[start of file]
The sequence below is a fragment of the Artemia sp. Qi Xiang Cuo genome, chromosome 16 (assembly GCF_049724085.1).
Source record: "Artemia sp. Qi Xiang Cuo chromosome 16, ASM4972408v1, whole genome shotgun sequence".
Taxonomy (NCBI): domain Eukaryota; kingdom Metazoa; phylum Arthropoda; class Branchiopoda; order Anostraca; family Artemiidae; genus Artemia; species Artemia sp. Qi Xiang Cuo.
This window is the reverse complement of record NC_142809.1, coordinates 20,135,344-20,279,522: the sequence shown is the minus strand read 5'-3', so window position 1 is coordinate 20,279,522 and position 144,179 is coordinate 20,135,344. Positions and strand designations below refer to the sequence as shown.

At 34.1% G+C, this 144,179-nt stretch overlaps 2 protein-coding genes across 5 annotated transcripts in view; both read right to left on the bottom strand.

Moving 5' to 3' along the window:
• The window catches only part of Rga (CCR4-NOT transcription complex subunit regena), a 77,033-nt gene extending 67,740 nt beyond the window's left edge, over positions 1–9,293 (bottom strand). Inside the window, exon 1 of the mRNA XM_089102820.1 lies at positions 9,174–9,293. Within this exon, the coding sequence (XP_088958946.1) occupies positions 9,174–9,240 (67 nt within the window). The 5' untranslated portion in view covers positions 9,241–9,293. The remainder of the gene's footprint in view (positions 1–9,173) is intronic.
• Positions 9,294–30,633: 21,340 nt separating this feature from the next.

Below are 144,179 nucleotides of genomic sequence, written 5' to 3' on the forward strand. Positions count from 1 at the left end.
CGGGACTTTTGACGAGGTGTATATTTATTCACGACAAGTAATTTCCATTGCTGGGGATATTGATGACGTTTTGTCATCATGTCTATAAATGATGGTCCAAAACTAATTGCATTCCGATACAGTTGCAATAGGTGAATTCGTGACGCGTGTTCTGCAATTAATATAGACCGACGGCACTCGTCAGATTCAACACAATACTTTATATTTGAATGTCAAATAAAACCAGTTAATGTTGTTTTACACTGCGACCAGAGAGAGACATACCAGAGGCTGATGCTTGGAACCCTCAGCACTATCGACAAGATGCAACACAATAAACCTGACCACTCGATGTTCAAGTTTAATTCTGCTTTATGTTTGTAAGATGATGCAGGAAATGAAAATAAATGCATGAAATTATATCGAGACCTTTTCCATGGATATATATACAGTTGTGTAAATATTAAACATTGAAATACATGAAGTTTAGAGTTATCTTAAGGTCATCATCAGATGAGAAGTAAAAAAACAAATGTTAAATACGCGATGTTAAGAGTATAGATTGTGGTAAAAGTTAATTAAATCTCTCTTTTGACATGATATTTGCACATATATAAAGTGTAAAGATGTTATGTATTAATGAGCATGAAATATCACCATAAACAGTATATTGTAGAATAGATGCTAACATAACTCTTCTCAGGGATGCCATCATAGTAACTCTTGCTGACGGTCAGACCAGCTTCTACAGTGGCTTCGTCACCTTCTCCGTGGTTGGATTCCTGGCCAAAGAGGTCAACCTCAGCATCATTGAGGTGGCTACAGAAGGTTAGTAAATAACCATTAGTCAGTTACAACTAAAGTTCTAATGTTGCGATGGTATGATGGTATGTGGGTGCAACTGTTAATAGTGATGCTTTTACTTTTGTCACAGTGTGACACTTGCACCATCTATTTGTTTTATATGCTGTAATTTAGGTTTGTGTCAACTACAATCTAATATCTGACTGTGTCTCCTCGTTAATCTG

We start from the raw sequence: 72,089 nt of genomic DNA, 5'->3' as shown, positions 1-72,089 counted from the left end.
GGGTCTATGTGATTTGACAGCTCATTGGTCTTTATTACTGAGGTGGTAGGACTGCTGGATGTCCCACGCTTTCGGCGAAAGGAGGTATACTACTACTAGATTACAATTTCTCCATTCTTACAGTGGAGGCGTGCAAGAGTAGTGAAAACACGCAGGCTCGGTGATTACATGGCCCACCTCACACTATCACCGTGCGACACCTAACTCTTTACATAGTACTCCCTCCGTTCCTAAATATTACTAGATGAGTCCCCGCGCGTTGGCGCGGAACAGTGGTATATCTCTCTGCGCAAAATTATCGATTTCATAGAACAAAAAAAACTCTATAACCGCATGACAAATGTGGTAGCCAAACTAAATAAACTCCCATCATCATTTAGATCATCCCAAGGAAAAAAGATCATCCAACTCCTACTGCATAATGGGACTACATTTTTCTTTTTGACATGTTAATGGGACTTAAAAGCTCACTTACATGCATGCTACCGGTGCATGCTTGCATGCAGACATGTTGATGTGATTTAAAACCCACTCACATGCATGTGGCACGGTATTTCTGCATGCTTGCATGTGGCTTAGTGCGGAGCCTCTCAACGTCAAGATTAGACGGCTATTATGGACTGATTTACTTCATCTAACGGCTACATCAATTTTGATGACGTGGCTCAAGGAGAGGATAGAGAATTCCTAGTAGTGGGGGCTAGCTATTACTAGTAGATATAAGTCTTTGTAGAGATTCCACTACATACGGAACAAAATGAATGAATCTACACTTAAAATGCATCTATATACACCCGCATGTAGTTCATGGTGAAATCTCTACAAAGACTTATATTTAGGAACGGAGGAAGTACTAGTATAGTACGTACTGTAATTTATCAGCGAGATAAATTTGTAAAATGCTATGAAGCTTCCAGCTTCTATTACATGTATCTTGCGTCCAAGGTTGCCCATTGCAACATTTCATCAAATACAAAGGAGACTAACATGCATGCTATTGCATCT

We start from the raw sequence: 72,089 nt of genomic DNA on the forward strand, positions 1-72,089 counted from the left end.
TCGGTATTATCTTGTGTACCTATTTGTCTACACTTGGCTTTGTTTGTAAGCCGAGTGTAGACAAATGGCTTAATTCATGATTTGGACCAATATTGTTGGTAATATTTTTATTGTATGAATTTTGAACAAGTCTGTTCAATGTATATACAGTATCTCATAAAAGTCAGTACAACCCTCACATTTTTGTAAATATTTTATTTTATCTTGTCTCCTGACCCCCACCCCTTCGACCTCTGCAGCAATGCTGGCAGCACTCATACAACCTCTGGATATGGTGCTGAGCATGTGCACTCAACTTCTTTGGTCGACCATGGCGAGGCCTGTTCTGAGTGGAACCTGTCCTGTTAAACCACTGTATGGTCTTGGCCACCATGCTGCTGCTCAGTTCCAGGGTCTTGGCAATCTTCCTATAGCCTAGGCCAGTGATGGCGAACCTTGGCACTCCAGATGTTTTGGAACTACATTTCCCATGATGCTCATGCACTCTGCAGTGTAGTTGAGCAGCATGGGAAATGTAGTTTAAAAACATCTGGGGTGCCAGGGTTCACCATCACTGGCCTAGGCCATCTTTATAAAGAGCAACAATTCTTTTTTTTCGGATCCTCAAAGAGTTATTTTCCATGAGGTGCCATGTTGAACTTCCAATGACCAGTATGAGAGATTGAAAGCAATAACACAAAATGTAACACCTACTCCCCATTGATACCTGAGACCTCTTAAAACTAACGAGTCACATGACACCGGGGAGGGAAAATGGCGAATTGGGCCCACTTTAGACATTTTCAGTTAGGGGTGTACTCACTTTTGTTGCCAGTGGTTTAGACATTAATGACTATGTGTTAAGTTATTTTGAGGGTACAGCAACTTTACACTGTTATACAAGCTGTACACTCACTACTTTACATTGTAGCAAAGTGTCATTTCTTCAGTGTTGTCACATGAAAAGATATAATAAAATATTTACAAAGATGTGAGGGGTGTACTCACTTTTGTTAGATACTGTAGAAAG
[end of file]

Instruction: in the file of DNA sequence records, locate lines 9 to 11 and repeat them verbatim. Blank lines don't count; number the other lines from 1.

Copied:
Below are 144,179 nucleotides of genomic sequence, written 5' to 3' on the forward strand. Positions count from 1 at the left end.
CGGGACTTTTGACGAGGTGTATATTTATTCACGACAAGTAATTTCCATTGCTGGGGATATTGATGACGTTTTGTCATCATGTCTATAAATGATGGTCCAAAACTAATTGCATTCCGATACAGTTGCAATAGGTGAATTCGTGACGCGTGTTCTGCAATTAATATAGACCGACGGCACTCGTCAGATTCAACACAATACTTTATATTTGAATGTCAAATAAAACCAGTTAATGTTGTTTTACACTGCGACCAGAGAGAGACATACCAGAGGCTGATGCTTGGAACCCTCAGCACTATCGACAAGATGCAACACAATAAACCTGACCACTCGATGTTCAAGTTTAATTCTGCTTTATGTTTGTAAGATGATGCAGGAAATGAAAATAAATGCATGAAATTATATCGAGACCTTTTCCATGGATATATATACAGTTGTGTAAATATTAAACATTGAAATACATGAAGTTTAGAGTTATCTTAAGGTCATCATCAGATGAGAAGTAAAAAAACAAATGTTAAATACGCGATGTTAAGAGTATAGATTGTGGTAAAAGTTAATTAAATCTCTCTTTTGACATGATATTTGCACATATATAAAGTGTAAAGATGTTATGTATTAATGAGCATGAAATATCACCATAAACAGTATATTGTAGAATAGATGCTAACATAACTCTTCTCAGGGATGCCATCATAGTAACTCTTGCTGACGGTCAGACCAGCTTCTACAGTGGCTTCGTCACCTTCTCCGTGGTTGGATTCCTGGCCAAAGAGGTCAACCTCAGCATCATTGAGGTGGCTACAGAAGGTTAGTAAATAACCATTAGTCAGTTACAACTAAAGTTCTAATGTTGCGATGGTATGATGGTATGTGGGTGCAACTGTTAATAGTGATGCTTTTACTTTTGTCACAGTGTGACACTTGCACCATCTATTTGTTTTATATGCTGTAATTTAGGTTTGTGTCAACTACAATCTAATATCTGACTGTGTCTCCTCGTTAATCTG

We start from the raw sequence: 72,089 nt of genomic DNA, 5'->3' as shown, positions 1-72,089 counted from the left end.